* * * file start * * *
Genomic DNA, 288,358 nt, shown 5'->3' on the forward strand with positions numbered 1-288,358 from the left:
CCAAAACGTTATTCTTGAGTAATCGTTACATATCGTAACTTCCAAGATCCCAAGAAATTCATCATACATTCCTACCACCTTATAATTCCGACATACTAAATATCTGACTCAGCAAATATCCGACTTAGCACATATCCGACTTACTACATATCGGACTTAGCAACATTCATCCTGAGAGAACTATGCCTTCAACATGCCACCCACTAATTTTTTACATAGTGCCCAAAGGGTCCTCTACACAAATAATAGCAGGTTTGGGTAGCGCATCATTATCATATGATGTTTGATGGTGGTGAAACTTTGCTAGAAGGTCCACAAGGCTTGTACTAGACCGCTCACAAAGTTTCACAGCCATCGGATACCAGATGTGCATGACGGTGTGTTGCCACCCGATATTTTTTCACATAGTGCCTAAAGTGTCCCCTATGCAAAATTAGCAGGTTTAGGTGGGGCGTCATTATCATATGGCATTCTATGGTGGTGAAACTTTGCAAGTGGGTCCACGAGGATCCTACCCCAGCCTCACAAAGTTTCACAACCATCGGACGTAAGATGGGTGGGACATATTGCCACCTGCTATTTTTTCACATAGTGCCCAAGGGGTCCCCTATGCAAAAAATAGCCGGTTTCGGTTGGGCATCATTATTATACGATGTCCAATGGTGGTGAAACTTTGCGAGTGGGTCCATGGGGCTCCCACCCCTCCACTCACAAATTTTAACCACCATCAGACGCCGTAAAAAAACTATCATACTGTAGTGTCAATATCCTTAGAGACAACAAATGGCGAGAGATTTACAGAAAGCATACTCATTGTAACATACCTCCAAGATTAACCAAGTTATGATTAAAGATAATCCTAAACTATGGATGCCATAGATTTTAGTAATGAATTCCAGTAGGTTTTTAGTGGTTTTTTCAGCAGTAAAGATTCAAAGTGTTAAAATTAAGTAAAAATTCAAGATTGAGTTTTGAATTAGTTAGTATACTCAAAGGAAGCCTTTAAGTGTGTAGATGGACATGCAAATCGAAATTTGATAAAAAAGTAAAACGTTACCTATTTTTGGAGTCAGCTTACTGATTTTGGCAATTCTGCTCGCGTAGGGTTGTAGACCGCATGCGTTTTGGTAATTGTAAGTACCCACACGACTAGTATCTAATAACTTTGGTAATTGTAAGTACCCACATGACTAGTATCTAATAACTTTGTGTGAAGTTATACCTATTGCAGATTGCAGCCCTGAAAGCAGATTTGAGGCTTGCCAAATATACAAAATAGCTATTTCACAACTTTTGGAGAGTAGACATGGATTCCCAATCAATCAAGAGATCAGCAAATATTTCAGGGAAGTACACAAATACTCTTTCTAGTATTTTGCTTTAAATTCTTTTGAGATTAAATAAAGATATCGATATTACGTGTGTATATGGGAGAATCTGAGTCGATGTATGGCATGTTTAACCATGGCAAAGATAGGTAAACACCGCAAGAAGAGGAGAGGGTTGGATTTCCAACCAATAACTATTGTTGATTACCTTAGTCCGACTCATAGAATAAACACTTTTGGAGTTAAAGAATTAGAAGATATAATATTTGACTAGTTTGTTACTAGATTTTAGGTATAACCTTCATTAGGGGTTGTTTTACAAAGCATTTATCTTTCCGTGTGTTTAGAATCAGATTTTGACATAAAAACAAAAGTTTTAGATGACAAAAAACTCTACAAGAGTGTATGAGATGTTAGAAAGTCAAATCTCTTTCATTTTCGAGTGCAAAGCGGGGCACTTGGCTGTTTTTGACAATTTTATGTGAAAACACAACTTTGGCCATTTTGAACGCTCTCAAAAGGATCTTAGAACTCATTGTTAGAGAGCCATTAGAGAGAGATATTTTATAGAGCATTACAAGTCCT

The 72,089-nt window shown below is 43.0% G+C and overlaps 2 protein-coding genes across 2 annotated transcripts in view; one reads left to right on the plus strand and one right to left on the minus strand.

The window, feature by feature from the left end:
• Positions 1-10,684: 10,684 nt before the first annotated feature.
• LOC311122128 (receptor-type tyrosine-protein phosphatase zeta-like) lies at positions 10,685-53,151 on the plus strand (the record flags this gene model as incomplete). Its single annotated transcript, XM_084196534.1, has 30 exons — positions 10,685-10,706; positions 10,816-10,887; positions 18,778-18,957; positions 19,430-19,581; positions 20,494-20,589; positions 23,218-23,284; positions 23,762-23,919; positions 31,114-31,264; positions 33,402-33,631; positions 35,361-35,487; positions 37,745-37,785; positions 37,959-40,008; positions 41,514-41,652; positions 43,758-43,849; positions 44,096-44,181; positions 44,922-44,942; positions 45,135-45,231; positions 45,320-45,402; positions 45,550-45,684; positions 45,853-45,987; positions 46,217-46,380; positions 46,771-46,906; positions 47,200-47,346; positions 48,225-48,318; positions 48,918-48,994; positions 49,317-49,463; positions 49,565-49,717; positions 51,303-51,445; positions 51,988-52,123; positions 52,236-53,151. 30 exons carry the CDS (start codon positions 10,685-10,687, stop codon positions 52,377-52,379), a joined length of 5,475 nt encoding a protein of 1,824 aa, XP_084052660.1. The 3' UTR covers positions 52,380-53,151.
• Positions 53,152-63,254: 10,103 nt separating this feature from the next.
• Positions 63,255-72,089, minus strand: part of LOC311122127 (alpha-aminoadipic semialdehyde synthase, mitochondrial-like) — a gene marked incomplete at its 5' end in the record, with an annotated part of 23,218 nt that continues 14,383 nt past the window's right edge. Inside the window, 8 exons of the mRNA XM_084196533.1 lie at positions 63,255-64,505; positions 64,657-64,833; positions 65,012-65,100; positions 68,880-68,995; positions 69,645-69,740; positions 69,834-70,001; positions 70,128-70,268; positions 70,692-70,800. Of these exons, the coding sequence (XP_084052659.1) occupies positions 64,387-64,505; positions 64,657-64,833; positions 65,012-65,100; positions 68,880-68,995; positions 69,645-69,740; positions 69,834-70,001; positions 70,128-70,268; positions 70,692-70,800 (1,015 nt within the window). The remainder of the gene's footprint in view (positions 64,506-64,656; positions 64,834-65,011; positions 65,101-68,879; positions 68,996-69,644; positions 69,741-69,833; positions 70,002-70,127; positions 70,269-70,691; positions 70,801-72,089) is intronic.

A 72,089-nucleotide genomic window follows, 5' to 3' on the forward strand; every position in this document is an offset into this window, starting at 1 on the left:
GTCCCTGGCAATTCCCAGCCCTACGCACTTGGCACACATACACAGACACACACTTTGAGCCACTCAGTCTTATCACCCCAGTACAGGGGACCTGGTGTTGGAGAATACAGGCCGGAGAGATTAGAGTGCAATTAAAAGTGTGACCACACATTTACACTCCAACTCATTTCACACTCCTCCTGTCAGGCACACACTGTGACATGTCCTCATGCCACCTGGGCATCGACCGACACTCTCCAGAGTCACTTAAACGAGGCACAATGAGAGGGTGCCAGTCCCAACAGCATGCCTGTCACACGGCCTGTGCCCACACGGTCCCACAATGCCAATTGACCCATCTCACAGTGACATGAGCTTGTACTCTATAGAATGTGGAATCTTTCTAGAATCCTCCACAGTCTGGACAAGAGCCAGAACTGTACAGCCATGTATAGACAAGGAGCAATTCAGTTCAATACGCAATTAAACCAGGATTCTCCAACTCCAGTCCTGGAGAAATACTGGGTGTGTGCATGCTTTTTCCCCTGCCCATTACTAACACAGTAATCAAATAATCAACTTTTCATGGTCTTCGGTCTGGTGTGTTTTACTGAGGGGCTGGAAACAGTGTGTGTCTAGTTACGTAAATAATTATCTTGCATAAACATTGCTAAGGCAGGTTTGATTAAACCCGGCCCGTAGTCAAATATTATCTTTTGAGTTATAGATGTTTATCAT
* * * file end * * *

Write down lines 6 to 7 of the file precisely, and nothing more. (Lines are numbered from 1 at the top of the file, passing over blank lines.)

• LOC311122128 (receptor-type tyrosine-protein phosphatase zeta-like) lies at positions 10,685-53,151 on the plus strand (the record flags this gene model as incomplete). Its single annotated transcript, XM_084196534.1, has 30 exons — positions 10,685-10,706; positions 10,816-10,887; positions 18,778-18,957; positions 19,430-19,581; positions 20,494-20,589; positions 23,218-23,284; positions 23,762-23,919; positions 31,114-31,264; positions 33,402-33,631; positions 35,361-35,487; positions 37,745-37,785; positions 37,959-40,008; positions 41,514-41,652; positions 43,758-43,849; positions 44,096-44,181; positions 44,922-44,942; positions 45,135-45,231; positions 45,320-45,402; positions 45,550-45,684; positions 45,853-45,987; positions 46,217-46,380; positions 46,771-46,906; positions 47,200-47,346; positions 48,225-48,318; positions 48,918-48,994; positions 49,317-49,463; positions 49,565-49,717; positions 51,303-51,445; positions 51,988-52,123; positions 52,236-53,151. 30 exons carry the CDS (start codon positions 10,685-10,687, stop codon positions 52,377-52,379), a joined length of 5,475 nt encoding a protein of 1,824 aa, XP_084052660.1. The 3' UTR covers positions 52,380-53,151.
• Positions 53,152-63,254: 10,103 nt separating this feature from the next.